The number of people killed in Puerto Rico amid Hurricane Maria is at least 70 times higher than the official government death toll, according to a study published Tuesday in the New England Journal of Medicine.
Researchers in the United States and Puerto Rico estimated more than 4,645 people were killed as a result of the storm, rather than the 64 people included in the official casualty count.
Authors of the study, titled "Mortality in Puerto Rico after Hurricane Maria," noted their figure is "likely to be conservative," saying the total could actually be in excess of 5,000.
"Our results indicate that the official count of 64 is a substantial underestimate of the true burden of mortality after Hurricane Maria," the authors wrote.
Scientists with the Harvard T.H. Chan School of Public Health and Beth Israel Deaconess Medical Center randomly surveyed 3,299 households across Puerto Rico in early 2018, asking them "about displacement, infrastructure loss, and cause of death" between September 20 and December 31, 2017.
Researchers noted that the Centers for Disease Control and Prevention allows for deaths to be "directly attributed to a tropical cyclone if they are caused by forces related to the event, such as flying debris, or if they are caused by unsafe or unhealthy conditions resulting in injury, illness or loss of necessary medical services."
Hurricane Maria barreled into Puerto Rico as a Category-4 storm in September with winds of up to 155 miles per hour and intense rainfall, prompting flooding in the United States territory. More than eight months later, and the island's recovery efforts — marred by a lack of water, electricity and general services — are ongoing.
Calculating the total number of dead in wake of a natural disaster can be difficult, the researchers said, citing a logistically challenging method for certifying death in San Juan. Every disaster-related death must be confirmed by the Forensic Sciences Institute, which requires that bodies be transported to San Juan or that a medical examiner travel to the municipality to verify the death.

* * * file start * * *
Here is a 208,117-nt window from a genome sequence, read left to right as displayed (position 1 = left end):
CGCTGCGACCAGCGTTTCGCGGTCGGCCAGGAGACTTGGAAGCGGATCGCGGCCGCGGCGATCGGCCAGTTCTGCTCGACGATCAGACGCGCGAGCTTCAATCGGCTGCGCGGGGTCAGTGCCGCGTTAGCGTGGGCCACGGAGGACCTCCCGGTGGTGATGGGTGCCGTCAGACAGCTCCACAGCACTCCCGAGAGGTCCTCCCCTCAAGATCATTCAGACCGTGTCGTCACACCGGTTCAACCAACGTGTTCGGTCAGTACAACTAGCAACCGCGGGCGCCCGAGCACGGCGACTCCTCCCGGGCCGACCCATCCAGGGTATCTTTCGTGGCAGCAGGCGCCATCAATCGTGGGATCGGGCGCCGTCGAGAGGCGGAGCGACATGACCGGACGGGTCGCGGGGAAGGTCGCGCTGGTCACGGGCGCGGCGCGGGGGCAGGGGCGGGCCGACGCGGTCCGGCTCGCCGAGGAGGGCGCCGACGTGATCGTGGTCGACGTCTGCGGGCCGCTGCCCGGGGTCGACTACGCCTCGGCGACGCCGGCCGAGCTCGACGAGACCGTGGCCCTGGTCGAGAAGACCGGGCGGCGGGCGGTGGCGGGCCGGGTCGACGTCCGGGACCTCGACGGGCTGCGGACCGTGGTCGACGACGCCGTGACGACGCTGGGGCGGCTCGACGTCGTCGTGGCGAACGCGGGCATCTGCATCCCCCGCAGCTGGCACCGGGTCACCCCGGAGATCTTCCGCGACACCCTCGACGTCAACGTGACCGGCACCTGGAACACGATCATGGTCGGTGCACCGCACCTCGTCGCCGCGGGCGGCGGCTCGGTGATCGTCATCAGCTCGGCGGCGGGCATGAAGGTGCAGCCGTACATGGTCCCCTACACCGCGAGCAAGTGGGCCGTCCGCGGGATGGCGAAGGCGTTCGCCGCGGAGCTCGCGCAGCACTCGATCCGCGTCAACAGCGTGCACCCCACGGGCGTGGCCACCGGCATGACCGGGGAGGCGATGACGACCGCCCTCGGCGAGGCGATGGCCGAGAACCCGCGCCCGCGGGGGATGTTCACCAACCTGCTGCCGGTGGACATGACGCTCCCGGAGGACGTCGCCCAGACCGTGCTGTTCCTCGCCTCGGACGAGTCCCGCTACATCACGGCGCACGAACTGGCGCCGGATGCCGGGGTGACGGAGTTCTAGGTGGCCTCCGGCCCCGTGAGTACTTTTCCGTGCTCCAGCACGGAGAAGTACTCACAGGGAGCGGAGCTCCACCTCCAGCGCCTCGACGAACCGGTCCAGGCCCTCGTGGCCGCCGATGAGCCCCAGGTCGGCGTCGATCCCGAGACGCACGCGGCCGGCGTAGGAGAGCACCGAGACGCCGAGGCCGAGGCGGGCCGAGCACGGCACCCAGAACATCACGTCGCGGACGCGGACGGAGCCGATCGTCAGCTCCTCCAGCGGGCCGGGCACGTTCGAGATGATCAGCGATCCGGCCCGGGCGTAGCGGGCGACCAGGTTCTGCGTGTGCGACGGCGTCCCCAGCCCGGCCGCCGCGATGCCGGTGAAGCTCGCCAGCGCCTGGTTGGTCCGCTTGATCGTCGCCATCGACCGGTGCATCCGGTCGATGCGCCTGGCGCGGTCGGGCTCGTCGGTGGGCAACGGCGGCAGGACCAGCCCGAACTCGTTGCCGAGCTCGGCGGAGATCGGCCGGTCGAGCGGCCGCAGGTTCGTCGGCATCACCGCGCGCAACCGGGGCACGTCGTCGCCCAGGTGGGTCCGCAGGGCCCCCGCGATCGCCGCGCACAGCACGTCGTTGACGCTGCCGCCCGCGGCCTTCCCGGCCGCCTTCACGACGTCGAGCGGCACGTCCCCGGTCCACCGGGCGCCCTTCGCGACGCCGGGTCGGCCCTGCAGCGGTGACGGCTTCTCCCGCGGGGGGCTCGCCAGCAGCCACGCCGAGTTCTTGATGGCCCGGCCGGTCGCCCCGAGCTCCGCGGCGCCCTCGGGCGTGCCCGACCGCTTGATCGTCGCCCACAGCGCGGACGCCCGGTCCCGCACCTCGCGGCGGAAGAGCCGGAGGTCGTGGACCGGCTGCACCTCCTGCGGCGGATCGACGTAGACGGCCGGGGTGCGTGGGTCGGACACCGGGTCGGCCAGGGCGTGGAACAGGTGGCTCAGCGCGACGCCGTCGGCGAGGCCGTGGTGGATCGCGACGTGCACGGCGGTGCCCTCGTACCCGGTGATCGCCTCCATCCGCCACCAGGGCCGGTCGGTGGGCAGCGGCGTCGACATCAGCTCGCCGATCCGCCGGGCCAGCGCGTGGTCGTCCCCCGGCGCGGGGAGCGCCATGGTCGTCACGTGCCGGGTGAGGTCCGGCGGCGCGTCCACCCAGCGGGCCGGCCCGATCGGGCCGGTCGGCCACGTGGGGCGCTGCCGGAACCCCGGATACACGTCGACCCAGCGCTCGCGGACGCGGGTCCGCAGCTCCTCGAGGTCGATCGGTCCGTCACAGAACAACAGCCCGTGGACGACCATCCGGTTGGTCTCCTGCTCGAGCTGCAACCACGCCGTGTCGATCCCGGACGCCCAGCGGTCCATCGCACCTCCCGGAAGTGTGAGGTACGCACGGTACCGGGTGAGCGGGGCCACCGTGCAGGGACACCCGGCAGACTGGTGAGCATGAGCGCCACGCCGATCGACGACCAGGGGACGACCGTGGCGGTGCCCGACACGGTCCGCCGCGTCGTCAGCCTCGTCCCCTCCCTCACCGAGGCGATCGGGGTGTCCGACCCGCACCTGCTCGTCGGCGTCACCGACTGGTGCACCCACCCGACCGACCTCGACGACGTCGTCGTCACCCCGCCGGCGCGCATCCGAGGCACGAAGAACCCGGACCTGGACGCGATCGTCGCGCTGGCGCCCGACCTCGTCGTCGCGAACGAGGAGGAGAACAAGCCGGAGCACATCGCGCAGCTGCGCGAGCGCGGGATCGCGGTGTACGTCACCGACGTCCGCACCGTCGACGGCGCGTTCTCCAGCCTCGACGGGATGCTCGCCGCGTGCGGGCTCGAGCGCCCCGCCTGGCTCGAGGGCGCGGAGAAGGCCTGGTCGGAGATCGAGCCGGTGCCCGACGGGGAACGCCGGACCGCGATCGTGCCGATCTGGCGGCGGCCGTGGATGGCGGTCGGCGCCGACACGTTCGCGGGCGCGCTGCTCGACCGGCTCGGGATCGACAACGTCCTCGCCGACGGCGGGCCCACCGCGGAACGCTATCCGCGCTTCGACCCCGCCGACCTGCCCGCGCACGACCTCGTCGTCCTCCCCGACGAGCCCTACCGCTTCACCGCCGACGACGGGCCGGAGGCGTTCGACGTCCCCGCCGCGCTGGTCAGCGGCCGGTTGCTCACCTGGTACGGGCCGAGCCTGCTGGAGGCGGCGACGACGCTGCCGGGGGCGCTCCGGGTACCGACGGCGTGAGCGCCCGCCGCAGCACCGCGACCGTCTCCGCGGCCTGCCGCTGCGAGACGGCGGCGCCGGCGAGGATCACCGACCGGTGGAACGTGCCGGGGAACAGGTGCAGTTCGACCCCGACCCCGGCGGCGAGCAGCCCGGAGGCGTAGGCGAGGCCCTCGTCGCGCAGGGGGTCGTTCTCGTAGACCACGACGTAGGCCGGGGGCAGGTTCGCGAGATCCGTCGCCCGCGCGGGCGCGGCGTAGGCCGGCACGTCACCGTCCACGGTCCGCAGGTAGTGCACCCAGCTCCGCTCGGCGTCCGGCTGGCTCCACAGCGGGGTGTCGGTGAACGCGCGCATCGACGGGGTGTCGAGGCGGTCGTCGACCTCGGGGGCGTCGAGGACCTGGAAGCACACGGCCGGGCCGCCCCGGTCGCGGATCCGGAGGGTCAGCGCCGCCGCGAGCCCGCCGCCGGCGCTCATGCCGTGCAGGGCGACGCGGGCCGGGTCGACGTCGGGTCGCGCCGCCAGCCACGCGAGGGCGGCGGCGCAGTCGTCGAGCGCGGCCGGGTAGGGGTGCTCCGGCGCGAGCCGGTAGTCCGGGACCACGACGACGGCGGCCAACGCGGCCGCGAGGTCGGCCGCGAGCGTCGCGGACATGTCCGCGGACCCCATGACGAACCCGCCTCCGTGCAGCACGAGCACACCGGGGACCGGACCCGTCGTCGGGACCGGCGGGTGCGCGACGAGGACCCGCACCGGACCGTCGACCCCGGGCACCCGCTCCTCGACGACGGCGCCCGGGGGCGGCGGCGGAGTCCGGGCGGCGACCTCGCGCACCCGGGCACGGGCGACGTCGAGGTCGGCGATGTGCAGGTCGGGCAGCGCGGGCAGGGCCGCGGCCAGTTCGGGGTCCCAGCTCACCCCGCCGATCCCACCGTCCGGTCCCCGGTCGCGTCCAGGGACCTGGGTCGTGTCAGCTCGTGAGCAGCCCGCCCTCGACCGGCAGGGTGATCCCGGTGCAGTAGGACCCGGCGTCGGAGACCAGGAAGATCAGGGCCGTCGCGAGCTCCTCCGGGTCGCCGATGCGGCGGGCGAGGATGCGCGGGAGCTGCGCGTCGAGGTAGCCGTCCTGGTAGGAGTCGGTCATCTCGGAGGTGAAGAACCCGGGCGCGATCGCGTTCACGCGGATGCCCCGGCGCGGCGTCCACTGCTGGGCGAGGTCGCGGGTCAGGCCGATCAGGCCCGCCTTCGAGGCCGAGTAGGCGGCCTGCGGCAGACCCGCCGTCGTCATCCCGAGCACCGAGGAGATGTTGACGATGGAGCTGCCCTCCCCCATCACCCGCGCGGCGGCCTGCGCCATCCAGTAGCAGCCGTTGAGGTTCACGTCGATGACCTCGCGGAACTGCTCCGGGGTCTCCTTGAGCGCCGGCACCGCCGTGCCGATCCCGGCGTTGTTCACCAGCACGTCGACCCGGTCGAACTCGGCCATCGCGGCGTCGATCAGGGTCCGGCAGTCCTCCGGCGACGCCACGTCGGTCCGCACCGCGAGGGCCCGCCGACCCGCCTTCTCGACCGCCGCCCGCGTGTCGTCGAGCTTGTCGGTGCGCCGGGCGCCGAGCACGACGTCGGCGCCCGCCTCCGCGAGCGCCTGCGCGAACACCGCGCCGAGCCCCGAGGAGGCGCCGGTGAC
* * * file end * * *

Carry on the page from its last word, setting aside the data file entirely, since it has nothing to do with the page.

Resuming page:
The official death estimate has repeatedly been questioned by locals and experts, many of them blasting officials for their lack of transparency. It prompted the Puerto Rican government to commission and external review of the death registry data.
President Trump in October praised the Puerto Rican and federal government for its response efforts and the low death toll in wake of Hurricane Maria.
"We spent a lot money on Puerto Rico, and that's fine," President Trump said during his first visit to the island following the storm.
At the time, the official death count was only 16.
"Every death is horror, but if you look at a real catastrophe like Katrina, and you look at the tremendous hundreds and hundreds and hundreds of people that died, and you look at what happened here and what is your death count? Sixteen people, versus thousands. You can be very proud. sixteen versus literally thousands of people."
Officials have not provided an updated death count since December 2017.
New York Rep. Nydia Velazquez slammed Trump's October remarks, asking whether the thousands of death now constitute as a "real catastrophe."
"By undercounting the fatalities, the true impact of Maria was concealed. By obscuring this, many were left to believe the Trump Administration's mythology that Puerto Rico was not hit hard by Maria," she said in a follow-up statement. "Now, that we are seeing further evidence of what many of us have long maintained - that Maria was an epic disaster. If these estimates are accurate, they would mean Maria's devastation ranks among the most deadly in history."